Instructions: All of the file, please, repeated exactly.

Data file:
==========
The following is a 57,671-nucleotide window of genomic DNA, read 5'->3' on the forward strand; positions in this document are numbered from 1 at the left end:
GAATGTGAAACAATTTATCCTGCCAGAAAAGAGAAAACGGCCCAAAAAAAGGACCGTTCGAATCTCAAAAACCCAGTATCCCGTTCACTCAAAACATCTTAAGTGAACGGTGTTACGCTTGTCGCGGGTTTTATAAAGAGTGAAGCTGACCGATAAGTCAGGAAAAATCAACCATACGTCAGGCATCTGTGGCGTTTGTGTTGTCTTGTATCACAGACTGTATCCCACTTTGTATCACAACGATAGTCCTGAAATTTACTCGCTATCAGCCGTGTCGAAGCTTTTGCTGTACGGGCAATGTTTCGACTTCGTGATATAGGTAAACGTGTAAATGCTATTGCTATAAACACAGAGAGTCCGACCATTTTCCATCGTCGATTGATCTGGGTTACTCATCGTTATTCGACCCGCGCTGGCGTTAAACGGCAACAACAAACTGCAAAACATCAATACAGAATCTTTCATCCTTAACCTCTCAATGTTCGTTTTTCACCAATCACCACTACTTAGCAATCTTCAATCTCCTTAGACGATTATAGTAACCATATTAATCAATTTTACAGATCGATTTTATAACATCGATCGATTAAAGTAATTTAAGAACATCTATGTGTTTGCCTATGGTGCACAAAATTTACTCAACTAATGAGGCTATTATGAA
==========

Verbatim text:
The following is a 57,671-nucleotide window of genomic DNA, read 5'->3' on the forward strand; positions in this document are numbered from 1 at the left end:
GAATGTGAAACAATTTATCCTGCCAGAAAAGAGAAAACGGCCCAAAAAAAGGACCGTTCGAATCTCAAAAACCCAGTATCCCGTTCACTCAAAACATCTTAAGTGAACGGTGTTACGCTTGTCGCGGGTTTTATAAAGAGTGAAGCTGACCGATAAGTCAGGAAAAATCAACCATACGTCAGGCATCTGTGGCGTTTGTGTTGTCTTGTATCACAGACTGTATCCCACTTTGTATCACAACGATAGTCCTGAAATTTACTCGCTATCAGCCGTGTCGAAGCTTTTGCTGTACGGGCAATGTTTCGACTTCGTGATATAGGTAAACGTGTAAATGCTATTGCTATAAACACAGAGAGTCCGACCATTTTCCATCGTCGATTGATCTGGGTTACTCATCGTTATTCGACCCGCGCTGGCGTTAAACGGCAACAACAAACTGCAAAACATCAATACAGAATCTTTCATCCTTAACCTCTCAATGTTCGTTTTTCACCAATCACCACTACTTAGCAATCTTCAATCTCCTTAGACGATTATAGTAACCATATTAATCAATTTTACAGATCGATTTTATAACATCGATCGATTAAAGTAATTTAAGAACATCTATGTGTTTGCCTATGGTGCACAAAATTTACTCAACTAATGAGGCTATTATGAA